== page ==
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Title: An Optimistic Foresight of Microalgal Biotechnology

Ruma Pal

University of Calcutta, India

Biography

                  Dr.Ruma Pal, Professor in Algology, Department of Botany, University of Calcutta, India, did her Masters and Ph.D. from the same University in 1989 and joined as In charge teacher in 2000. She is the ‘Fellow of West Bengal Academy of Science and Technology’India. She has an experience of 35yrs in the field of Algal Biotechnology and also explored Algal diversity from different niches. Scope algae in Nano-biotechnology, Bioremediation, Aquaculture, cancer biology, and CO2 sequestration is her field of research. Prof Pal has completed 15 Govt.projects published 125 research papers, writer of 3 books,3 patent holder and produced more than 12 Ph.D. students.

Abstract

Microalgae are most primitive oxygen-evolving photosynthetic organisms appeared 3.2 billion years ago growing in almost all environmental conditions. They are with the simplest morphology, without having root, stems or leaves and having naked reproductive structures ranging from unicellular, colonial, simple filamentous form. Algal Biotechnology has had a long history especially in the food industry initially used by people of China (eg. Nostoc Commune). Microalgae are the inexpensive source of different bioactive compounds like, carotenoids, pigments, proteins, and vitamins etc., which are being used recently for the production of nutraceuticals, pharmaceuticals, animal feed additives, and cosmetics.

Due to their aquatic habitats algae are widely used in the commercial rearing of many aquatic animals, especially the fishes and penaeid prawn larvae either in live form or as feed ingredients of ‘Value-added feed’. Due to coastal water pollution and other factors, there is a continuous decline in natural fish catch, which has lead to an ever-increasing focus on aquaculture. Application of different microalgae from Sunderban –the largest Mangrove Forest as value-added feed ingredients for colored fishes carp fishes at field level would be discussed.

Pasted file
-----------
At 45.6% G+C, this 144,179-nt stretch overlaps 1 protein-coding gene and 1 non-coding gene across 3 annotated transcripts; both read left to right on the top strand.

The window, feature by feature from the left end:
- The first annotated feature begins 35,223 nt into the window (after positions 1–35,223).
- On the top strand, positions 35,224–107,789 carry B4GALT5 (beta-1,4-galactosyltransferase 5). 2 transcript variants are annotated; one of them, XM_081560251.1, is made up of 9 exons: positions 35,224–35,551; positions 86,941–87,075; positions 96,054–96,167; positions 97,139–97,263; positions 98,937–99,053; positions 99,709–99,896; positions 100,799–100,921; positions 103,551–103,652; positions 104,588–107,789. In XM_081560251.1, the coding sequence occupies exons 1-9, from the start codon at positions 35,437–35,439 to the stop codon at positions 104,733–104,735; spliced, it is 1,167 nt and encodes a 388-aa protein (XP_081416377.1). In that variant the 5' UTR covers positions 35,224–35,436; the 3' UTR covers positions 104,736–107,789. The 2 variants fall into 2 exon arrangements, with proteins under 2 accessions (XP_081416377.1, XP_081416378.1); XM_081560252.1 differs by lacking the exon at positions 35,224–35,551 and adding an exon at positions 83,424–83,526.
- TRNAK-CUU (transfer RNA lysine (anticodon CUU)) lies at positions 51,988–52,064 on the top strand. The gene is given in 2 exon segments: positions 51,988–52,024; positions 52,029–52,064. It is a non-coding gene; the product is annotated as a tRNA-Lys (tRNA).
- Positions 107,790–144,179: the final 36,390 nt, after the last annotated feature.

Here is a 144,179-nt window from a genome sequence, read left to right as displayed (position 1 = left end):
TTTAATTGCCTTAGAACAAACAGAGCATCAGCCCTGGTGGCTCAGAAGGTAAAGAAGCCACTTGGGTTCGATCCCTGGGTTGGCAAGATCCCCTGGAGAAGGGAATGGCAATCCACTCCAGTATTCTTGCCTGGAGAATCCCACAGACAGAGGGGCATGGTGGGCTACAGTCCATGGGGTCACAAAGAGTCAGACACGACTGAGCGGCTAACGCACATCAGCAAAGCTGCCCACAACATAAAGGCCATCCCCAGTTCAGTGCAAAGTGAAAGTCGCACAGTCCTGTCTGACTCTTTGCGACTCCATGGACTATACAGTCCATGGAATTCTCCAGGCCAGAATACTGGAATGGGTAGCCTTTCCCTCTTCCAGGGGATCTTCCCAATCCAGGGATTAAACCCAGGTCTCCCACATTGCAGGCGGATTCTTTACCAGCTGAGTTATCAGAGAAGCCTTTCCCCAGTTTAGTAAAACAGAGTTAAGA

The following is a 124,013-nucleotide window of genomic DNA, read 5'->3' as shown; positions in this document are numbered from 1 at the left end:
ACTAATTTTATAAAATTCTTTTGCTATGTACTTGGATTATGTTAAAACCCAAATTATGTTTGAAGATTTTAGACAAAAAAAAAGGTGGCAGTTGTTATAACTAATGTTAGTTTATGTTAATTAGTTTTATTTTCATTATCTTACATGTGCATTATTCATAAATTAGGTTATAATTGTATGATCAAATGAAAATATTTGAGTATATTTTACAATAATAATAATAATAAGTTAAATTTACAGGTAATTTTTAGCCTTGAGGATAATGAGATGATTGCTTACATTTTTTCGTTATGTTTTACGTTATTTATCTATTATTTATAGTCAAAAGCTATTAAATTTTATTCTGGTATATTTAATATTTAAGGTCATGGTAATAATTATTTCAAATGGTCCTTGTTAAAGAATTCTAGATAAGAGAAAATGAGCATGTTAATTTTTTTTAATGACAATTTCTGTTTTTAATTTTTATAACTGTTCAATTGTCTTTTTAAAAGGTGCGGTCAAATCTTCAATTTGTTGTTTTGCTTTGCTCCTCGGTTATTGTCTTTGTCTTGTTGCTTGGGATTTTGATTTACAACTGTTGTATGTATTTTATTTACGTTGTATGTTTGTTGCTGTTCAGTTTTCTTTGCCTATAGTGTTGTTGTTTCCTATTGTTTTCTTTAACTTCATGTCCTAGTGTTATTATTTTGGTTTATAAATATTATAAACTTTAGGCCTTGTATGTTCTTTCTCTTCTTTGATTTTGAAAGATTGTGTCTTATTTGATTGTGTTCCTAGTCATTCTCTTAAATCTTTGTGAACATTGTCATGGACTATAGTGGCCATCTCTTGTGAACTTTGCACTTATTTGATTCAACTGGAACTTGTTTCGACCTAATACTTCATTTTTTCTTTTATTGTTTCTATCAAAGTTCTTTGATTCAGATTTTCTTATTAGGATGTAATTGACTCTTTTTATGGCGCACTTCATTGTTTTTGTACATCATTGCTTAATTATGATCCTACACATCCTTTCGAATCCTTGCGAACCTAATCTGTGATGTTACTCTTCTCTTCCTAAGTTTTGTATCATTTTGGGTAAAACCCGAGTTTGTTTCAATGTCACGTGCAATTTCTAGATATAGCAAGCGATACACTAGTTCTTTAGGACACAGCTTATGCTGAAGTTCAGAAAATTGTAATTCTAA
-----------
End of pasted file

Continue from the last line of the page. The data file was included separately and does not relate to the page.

Algae have their inherent capacity for phytoremediation of toxic chemicals.  Over the past few decades, a significant attention has been paid to toxic and precious metal removal employing a phytoremediation technique for environmental protection. Different selectivities of various algae towards different metals are generally exploited in precious metal separation process and removal of toxic metals including stable metals and radionuclides.Therefore, Phycoremediation or use of algae as bio-reagent in metal removal process is considered as one of the most suitable methods for environmental management. Use of local strain, Leptolyngbya valderiana in arsenic removal process to be discussed using a designed Biofilter and their mechanism is an interesting study of Algal biotechnology.

Phyco-nanotechnology is another promising field of algal biotechnology, where exploiting  algal biomass as bioreagent, several metal nanoparticles like gold, silver,Fe, Cu and Cr, and their alloys can be produced in green technology-based process and their use in different fields, like antibacterial, anti-cancerous and in fruit preservation appeared to be very effective. 

For any biotechnological program local strain exploitation is more effective, therefore algal diversity study and the cultivation of potential strains at field level would be discussed as a prerequisite of Algal biotechnology.